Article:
Enabling caching for your website can boost its speed significantly, and research shows that enabling a full cache for a website can reduce the website loading time from 2.4 seconds to 0.9 seconds; now, that’s massive!
There are different ways to enable website caching depending on what platform you are using; for WordPress, you can install the following plugins:
Here are more tutorials on how to enable caching for your website:
6) Optimize and Reduce Image Size
Un-optimized images can be very heavy, and as a result use a lot of server resources and take longer to load; if the average image size on your website is 1mb or 2mb+, you’ve got serious work to do.
7) Regularly Optimize Your Database
This is an often ignored but very powerful way to boost your website speed; it is especially effective if you use WordPress or any CMS that rely heavily on database usage.
Some CMSs, and the plugins you install, rely a lot on your database to save data; this increases data stored in your database as you use the CMS/plugin, making your website gradually slower. This especially applies to plugins that save logs, statistics and user data. It also applies if you use WordPress and enable post revisions, pingbacks and trackbacks.
You can make your website much faster by regularly cleaning up your database, a process that can be automated with the WP-Optimize plugin if you use WordPress, or manually (for other platforms) by following this tutorial.
9) Combine Your Background Images into Image Sprites
The more requests a user’s browser has to make to your server, the slower your website will be for that user; most website templates are made up of multiple background images, and this ends up creating several different requests whenever visitor’s try to load the website. The solution to this is to combine those images into one, so that a visitor’s browser only has to request one image when trying to load your website; this can be achieved with image Sprites.
By combining background images into image sprites, you’ll be able to reduce request overhead, the number of bytes your visitor’s browser downloads and delay caused by roundtrips made when your server is downloading other resources. This will lead to a much faster website.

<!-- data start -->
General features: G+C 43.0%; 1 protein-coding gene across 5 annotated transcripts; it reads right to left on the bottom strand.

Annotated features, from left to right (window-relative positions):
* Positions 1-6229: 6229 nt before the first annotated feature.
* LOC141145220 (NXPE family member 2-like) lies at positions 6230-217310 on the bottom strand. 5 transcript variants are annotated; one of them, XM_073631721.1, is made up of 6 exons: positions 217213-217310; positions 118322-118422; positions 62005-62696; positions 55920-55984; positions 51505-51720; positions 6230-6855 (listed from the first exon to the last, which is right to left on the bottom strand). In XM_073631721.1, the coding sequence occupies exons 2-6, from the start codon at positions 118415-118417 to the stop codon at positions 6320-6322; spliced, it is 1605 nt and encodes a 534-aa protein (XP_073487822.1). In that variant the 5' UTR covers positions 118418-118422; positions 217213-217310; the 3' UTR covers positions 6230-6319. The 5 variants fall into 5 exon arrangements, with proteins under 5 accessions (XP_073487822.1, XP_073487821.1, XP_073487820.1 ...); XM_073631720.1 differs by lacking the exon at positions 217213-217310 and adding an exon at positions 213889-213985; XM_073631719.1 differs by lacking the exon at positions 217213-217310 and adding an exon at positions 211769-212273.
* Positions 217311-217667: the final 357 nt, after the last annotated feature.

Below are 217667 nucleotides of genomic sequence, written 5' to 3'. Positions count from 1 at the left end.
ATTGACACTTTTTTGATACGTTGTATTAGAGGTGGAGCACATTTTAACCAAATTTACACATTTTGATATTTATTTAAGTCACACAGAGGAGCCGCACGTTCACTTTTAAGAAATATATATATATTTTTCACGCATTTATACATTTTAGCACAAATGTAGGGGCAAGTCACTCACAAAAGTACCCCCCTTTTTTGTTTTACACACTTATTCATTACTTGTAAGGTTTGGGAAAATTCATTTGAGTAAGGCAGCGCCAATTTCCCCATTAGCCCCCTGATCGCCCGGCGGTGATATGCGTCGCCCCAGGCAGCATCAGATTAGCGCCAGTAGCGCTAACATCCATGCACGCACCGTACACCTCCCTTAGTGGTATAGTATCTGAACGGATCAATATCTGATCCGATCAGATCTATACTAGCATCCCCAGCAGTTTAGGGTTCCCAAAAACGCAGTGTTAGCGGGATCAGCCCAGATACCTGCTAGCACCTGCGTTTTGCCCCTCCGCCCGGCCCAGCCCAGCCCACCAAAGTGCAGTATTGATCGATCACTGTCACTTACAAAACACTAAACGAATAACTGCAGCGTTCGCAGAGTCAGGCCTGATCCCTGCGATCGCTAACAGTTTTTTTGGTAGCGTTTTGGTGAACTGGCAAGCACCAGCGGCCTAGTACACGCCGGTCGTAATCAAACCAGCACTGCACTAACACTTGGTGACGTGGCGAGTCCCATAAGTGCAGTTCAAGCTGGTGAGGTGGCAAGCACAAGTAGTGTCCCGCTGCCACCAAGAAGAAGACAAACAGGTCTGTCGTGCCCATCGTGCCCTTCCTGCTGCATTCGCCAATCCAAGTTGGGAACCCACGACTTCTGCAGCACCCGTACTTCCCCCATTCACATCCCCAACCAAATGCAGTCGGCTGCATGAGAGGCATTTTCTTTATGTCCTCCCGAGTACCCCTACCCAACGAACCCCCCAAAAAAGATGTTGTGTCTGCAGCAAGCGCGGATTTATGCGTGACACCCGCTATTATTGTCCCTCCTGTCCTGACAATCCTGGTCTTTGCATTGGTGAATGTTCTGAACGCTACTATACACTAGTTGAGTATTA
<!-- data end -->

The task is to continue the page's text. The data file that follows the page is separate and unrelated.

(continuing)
10) Avoid Image Hotlinking and External Requests
Image hotlinking, also known as “inline linking” is the act of linking to an image on another person’s website, instead of loading the image on your own server. On the surface, this seems like an act that will save you a lot of bandwidth, especially if you have a high-traffic site, but it can actually make your website really slow if the website that hosts the image you hotlinked is experiencing a downtime or is slow.
Whether it is images inside your content, or banner images for your ads, be sure to first host your images on your website before linking to them.
To ensure a fully functional website, you have to rely on files and resources from other websites; as a result, you have to embed videos, presentations and other multimedia files. While this isn’t necessarily bad, if it’s too much or if you’re requesting external files from slow websites, it can have an impact on your site load time.
Try to limit the number of external requests your website will make; if possible, host as many files as you can on your server. For other files, only let your website request them from very reliable websites.
11) Prevent Others from Hotlinking Your Images
Just as it is important to avoid hotlinking other people’s images, you should also prevent others from hotlinking your own images.
When people hotlink your images, they are basically stealing your bandwidth since a request will be made to your server every time their readers tries to view the images on their website. You can prevent this by disabling hotlinking of images hosted on your server.
Your Turn To Test Your Website Speed
After implementing the above suggestions, you should go ahead and test your website speed to see if there’s a difference (leave a comment below if you see difference :). Here are my top recommendations for testing your website speed:
Pingdom Website Speed Test: With this tool, you should aim to get a reduced site load time as well as a reduced number server requests. This tool also compares your website speed to other websites online.
GTMetrix: This tool analyzes your website speed using Google Page speed Insights and and gives you a rating from A to F. It also offers suggestions for improvement.
Webpage Analyzer: This tool gives you information on your page size and website download time, and it offers suggestions on how to improve your site load time.
Google Pagespeed Insights: You should aim towards a score closer to 100. It also has a mobile speed test tool that you can use.
Yslow: This tool analyzes your website speed based on Yahoo!’s rules for website performance.
WebPage Test: The closer your score is to 100, the faster your website is.